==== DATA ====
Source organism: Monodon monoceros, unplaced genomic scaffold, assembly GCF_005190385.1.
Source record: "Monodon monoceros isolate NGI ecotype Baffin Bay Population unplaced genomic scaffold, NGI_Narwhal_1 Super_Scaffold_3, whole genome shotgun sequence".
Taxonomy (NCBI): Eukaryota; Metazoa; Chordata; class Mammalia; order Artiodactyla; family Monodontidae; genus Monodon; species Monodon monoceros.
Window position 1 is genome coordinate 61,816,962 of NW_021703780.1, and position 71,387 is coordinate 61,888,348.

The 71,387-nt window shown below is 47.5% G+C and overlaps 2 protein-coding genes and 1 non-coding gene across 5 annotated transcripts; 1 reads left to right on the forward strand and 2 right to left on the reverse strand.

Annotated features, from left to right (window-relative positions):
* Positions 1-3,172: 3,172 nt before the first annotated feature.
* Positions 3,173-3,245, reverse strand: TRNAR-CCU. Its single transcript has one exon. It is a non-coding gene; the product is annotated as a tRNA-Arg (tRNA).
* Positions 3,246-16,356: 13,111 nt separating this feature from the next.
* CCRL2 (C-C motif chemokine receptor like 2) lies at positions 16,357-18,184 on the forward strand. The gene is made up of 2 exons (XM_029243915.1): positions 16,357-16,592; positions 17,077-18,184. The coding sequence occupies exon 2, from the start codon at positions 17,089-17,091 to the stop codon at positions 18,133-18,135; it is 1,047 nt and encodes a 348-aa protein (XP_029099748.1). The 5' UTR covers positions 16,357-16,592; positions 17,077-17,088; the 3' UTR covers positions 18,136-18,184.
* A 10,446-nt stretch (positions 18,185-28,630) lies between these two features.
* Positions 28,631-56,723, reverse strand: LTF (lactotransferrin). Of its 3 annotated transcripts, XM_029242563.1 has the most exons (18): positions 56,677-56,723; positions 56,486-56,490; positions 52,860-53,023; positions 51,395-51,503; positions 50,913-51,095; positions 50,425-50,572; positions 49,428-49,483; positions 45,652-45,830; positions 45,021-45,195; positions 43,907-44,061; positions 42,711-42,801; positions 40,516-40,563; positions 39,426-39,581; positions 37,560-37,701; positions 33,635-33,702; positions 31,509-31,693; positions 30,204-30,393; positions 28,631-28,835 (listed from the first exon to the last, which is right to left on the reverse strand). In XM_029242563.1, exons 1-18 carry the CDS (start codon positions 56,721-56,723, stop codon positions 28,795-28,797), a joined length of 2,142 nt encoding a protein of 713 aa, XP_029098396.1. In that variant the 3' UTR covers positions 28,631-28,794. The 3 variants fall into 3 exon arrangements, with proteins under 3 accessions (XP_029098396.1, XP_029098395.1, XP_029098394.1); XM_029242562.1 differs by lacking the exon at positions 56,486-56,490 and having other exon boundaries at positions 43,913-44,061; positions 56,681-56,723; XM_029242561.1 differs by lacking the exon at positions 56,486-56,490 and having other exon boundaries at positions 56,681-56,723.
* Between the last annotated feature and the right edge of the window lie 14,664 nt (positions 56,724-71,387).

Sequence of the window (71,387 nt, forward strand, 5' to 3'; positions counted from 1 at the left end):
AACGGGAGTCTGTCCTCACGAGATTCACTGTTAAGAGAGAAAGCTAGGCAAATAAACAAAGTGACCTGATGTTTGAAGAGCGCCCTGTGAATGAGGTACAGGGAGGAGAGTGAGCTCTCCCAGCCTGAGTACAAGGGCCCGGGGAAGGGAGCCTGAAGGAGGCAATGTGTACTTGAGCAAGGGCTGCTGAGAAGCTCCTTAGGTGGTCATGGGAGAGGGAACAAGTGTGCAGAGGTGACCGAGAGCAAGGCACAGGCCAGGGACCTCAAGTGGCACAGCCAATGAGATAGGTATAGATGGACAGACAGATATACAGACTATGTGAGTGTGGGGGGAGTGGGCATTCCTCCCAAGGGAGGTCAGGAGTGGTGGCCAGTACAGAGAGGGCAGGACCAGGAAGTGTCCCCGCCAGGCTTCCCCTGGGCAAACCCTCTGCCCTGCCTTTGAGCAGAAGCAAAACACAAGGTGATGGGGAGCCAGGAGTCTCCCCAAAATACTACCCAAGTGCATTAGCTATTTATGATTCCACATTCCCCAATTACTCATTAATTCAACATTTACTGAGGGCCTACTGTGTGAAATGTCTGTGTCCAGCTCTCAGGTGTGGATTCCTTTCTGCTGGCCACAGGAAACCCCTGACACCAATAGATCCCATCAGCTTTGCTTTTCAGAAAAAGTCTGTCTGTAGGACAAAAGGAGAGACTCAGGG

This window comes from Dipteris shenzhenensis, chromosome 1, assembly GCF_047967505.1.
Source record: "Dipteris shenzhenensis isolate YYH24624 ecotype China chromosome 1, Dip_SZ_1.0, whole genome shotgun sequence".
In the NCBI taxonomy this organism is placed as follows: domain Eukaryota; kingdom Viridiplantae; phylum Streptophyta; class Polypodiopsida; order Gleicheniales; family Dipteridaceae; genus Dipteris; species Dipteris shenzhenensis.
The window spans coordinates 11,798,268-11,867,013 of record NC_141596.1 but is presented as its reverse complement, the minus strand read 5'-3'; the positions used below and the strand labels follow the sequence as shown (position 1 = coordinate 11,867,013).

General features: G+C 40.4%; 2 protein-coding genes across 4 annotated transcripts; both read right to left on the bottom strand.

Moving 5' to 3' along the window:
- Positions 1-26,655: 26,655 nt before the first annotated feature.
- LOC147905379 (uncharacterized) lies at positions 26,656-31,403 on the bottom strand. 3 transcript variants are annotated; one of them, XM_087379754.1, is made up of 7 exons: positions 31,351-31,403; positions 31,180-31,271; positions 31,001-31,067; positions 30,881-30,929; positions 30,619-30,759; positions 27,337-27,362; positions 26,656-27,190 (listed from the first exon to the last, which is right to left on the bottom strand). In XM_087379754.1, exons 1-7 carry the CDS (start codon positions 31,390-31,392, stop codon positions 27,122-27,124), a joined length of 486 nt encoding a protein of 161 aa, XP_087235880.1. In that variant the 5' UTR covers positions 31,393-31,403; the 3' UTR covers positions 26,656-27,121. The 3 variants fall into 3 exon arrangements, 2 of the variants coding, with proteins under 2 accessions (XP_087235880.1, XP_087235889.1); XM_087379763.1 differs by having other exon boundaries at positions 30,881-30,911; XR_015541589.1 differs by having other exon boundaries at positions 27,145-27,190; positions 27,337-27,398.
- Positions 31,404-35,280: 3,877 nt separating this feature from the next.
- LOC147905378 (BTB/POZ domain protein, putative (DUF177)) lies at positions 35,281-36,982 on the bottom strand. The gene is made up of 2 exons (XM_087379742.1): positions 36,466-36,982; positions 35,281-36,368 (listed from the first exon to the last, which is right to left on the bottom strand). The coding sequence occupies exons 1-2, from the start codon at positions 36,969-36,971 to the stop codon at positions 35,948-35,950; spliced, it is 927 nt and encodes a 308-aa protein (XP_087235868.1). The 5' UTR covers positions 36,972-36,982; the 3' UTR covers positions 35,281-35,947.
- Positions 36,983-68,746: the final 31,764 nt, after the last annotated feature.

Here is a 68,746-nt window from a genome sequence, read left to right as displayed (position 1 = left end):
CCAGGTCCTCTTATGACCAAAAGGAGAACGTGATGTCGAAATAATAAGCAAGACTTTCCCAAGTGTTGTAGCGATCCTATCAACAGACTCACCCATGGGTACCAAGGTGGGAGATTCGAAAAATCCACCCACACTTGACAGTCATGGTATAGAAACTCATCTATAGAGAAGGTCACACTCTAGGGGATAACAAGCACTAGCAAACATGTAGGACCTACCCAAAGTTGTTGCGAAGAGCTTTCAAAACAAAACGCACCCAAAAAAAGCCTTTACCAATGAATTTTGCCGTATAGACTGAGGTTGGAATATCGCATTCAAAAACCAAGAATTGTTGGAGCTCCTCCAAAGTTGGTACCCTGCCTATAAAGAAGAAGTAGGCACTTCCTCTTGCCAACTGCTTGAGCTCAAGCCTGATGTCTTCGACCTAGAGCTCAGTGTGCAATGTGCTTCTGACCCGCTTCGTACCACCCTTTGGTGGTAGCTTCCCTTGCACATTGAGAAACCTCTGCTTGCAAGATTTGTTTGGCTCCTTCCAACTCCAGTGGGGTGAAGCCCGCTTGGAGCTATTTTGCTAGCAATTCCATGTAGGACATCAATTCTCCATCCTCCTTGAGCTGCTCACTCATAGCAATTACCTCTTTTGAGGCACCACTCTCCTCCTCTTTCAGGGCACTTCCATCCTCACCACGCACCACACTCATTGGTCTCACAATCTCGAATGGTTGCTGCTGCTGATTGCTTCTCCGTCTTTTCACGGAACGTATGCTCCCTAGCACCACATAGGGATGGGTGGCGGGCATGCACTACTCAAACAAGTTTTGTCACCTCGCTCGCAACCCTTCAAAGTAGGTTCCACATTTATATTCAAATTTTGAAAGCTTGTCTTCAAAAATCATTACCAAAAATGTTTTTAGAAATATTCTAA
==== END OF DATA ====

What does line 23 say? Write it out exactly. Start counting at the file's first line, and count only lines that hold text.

- LOC147905379 (uncharacterized) lies at positions 26,656-31,403 on the bottom strand. 3 transcript variants are annotated; one of them, XM_087379754.1, is made up of 7 exons: positions 31,351-31,403; positions 31,180-31,271; positions 31,001-31,067; positions 30,881-30,929; positions 30,619-30,759; positions 27,337-27,362; positions 26,656-27,190 (listed from the first exon to the last, which is right to left on the bottom strand). In XM_087379754.1, exons 1-7 carry the CDS (start codon positions 31,390-31,392, stop codon positions 27,122-27,124), a joined length of 486 nt encoding a protein of 161 aa, XP_087235880.1. In that variant the 5' UTR covers positions 31,393-31,403; the 3' UTR covers positions 26,656-27,121. The 3 variants fall into 3 exon arrangements, 2 of the variants coding, with proteins under 2 accessions (XP_087235880.1, XP_087235889.1); XM_087379763.1 differs by having other exon boundaries at positions 30,881-30,911; XR_015541589.1 differs by having other exon boundaries at positions 27,145-27,190; positions 27,337-27,398.